Dear friends and neighbors –
Reminder that tonight the City Council will be voting on important legislation relating to the last two sites on our waterfront that if passed, would pave the way towards completing Hoboken’s waterfront.
You can click HERE to read the newsletter I sent out on Monday with more details about each piece of legislation.
The votes on both of these items will be at the beginning of the meeting which starts at 7pm.  I hope you can make it!  I will be walking to the meeting and leaving from Hudson Tea’s circle at 6:15 if you would like to join me.   I expect and hope there will be a sizable crowd!
Eight years of advocacy... potentially culminating in resolution beginning tonight for the last two remaining sites on our waterfront.  Although I am confident that the entire council will support both votes tonight, I will breathe easier once the votes are behind us. 
Thank you in advance to those pioneers who set us on this path three decades ago with the transformative “Waterfront Referendums” that led to our lower waterfront parks Pier A and Pier C (click each word for 2 articles worth reading), many of whom are still in Hoboken fighting today.  And thank you also to everyone who have continued to advocate since then - the list is long.  We aren’t there yet, but we are closer than we have ever been so lets keep working together until we get there.  More voices always matter.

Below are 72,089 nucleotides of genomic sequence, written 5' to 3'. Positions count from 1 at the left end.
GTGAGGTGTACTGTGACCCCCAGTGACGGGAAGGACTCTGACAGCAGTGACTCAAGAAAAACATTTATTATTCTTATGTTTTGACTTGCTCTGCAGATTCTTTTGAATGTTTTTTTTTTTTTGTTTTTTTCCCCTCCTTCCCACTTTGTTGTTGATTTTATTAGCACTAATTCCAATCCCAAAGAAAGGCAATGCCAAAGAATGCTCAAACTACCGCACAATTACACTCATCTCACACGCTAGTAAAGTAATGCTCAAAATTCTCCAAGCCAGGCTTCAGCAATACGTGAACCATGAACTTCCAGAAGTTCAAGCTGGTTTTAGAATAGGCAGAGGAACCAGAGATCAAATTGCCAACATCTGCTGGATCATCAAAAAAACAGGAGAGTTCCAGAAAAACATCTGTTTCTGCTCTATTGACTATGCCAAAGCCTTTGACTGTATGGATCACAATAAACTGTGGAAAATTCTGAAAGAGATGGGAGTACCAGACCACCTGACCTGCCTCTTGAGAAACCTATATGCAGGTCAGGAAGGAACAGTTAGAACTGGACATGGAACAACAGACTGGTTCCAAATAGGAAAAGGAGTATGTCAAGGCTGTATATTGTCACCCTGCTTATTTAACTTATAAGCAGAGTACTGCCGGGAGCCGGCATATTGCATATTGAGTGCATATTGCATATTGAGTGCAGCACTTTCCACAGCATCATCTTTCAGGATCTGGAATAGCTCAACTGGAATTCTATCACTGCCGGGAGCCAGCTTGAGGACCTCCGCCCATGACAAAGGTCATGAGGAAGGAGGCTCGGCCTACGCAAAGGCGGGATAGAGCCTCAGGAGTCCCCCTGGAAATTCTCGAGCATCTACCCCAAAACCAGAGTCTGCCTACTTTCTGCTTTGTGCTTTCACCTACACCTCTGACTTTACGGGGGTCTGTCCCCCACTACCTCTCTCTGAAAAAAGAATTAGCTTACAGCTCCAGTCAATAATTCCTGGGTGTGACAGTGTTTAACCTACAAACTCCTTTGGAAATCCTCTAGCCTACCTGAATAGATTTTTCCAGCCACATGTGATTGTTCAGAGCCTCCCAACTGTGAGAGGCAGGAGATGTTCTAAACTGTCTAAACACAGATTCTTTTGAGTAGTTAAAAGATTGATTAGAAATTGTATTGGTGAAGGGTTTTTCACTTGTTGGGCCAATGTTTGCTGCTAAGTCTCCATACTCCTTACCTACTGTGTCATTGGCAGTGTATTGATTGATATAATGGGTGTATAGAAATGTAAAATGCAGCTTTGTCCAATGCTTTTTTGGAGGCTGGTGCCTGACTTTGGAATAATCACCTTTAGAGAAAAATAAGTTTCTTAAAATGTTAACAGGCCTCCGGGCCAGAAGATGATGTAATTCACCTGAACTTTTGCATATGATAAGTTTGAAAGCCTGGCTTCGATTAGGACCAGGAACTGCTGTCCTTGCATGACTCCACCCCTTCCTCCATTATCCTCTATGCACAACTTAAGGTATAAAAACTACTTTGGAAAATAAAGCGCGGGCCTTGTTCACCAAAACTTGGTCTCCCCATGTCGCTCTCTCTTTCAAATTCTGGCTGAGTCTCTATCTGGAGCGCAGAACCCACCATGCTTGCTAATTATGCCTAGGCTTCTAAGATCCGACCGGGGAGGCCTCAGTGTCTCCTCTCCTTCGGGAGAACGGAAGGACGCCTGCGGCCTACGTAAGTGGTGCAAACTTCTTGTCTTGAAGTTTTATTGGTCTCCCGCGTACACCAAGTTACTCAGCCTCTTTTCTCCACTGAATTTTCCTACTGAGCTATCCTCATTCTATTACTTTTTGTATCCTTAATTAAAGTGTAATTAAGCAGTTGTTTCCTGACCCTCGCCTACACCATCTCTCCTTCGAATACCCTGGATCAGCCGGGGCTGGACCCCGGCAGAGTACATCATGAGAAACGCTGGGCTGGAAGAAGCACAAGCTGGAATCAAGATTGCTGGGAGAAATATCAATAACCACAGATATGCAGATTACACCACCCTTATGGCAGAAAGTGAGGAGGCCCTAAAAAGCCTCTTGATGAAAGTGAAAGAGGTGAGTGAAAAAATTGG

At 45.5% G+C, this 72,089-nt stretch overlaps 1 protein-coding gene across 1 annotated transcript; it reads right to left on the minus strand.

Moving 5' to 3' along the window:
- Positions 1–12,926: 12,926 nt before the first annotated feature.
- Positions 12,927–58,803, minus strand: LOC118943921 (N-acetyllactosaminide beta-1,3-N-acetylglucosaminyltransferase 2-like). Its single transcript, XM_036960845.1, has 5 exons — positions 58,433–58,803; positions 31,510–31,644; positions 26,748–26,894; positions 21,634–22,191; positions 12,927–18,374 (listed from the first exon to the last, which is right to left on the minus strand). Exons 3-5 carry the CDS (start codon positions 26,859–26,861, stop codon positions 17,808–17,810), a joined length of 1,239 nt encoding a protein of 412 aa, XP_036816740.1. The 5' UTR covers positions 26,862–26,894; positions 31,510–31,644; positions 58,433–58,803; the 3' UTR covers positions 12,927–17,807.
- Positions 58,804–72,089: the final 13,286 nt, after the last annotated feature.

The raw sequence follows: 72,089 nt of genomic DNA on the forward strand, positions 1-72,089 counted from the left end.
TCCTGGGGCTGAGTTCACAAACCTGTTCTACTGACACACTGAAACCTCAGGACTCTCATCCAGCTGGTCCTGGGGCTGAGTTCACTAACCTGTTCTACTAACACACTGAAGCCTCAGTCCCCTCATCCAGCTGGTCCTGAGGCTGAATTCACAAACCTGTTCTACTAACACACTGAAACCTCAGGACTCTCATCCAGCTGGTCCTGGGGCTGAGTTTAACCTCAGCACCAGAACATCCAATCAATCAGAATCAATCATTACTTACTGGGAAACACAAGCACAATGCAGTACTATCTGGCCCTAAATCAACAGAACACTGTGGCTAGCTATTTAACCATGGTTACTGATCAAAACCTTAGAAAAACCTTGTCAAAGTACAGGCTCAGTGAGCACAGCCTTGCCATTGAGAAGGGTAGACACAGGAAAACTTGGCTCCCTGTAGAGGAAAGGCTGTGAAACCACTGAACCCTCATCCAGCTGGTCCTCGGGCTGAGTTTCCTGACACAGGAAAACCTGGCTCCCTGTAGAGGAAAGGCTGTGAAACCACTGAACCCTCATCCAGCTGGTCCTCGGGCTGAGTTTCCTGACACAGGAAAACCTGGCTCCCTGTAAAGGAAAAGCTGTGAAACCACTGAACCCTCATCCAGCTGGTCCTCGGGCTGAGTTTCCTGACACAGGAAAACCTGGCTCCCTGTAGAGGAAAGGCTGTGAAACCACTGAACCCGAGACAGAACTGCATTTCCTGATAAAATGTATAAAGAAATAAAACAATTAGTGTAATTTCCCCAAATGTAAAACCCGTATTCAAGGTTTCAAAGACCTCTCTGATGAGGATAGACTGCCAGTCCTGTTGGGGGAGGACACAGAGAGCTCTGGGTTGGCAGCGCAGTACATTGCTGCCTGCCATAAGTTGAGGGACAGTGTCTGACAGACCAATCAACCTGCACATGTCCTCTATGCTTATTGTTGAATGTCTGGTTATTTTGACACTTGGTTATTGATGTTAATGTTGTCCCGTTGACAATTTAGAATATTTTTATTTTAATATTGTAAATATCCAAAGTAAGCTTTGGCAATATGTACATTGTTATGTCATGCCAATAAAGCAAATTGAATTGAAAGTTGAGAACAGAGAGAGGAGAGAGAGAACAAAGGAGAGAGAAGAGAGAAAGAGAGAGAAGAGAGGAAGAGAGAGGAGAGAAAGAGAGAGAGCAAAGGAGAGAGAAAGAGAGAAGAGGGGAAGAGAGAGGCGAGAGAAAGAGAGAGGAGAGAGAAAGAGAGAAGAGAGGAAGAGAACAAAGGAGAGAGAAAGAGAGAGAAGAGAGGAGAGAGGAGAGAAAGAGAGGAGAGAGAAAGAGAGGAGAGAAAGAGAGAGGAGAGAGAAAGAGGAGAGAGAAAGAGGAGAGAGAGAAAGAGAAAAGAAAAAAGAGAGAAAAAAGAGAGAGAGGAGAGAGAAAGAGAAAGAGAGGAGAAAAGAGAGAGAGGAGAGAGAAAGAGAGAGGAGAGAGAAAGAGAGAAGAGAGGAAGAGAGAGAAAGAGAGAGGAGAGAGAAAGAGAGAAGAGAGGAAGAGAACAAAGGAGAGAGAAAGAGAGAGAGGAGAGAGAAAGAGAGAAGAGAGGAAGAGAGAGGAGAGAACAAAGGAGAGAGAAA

As always, please forward to everyone you think may be interested in this.  And don’t hesitate to email me or call at 201/208-1674 to discuss this or anything else important to you.   
PS - from the second article above from 1992.  If you ever thought your vote in an election doesnt matter, it matters most in local elections.  Two different votes relating to our waterfront, long before social media, the internet or text phones.  One passed by 12 votes and one by 231 votes and are why we have both Pier A and Pier C parks today:
April 1992 NY Times article – “…Preliminary results from the City Clerk's office had the plan defeated by 231 votes, 5,547 to 5,316. Officials later said the margin was 341 votes, but said they did not have the total number available. The office said that about 60 percent of Hoboken's 19,145 registered voters cast ballots.  The first plan to go to a referendum, a larger plan to redevelop Hoboken's crumbling waterfront, was defeated in July 1990 by 12 votes.”